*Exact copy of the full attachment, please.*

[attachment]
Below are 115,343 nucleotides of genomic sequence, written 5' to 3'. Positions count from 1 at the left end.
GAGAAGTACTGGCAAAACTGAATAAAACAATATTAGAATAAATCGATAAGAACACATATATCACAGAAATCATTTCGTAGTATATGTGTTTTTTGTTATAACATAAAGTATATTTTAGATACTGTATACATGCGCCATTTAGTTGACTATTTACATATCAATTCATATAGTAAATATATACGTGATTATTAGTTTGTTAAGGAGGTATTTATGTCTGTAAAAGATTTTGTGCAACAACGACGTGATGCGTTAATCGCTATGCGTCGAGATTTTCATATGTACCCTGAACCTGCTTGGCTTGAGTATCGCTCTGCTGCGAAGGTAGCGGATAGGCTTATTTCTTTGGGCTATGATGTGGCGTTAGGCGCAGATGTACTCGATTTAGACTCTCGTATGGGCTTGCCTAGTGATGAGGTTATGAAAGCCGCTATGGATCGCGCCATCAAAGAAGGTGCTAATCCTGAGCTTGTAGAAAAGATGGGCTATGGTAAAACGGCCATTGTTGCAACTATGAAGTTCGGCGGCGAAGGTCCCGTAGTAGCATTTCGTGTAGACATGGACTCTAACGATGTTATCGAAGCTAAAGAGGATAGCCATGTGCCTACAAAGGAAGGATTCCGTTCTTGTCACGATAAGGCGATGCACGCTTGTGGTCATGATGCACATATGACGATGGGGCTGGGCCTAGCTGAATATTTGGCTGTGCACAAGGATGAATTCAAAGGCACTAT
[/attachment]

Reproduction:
Below are 115,343 nucleotides of genomic sequence, written 5' to 3'. Positions count from 1 at the left end.
GAGAAGTACTGGCAAAACTGAATAAAACAATATTAGAATAAATCGATAAGAACACATATATCACAGAAATCATTTCGTAGTATATGTGTTTTTTGTTATAACATAAAGTATATTTTAGATACTGTATACATGCGCCATTTAGTTGACTATTTACATATCAATTCATATAGTAAATATATACGTGATTATTAGTTTGTTAAGGAGGTATTTATGTCTGTAAAAGATTTTGTGCAACAACGACGTGATGCGTTAATCGCTATGCGTCGAGATTTTCATATGTACCCTGAACCTGCTTGGCTTGAGTATCGCTCTGCTGCGAAGGTAGCGGATAGGCTTATTTCTTTGGGCTATGATGTGGCGTTAGGCGCAGATGTACTCGATTTAGACTCTCGTATGGGCTTGCCTAGTGATGAGGTTATGAAAGCCGCTATGGATCGCGCCATCAAAGAAGGTGCTAATCCTGAGCTTGTAGAAAAGATGGGCTATGGTAAAACGGCCATTGTTGCAACTATGAAGTTCGGCGGCGAAGGTCCCGTAGTAGCATTTCGTGTAGACATGGACTCTAACGATGTTATCGAAGCTAAAGAGGATAGCCATGTGCCTACAAAGGAAGGATTCCGTTCTTGTCACGATAAGGCGATGCACGCTTGTGGTCATGATGCACATATGACGATGGGGCTGGGCCTAGCTGAATATTTGGCTGTGCACAAGGATGAATTCAAAGGCACTAT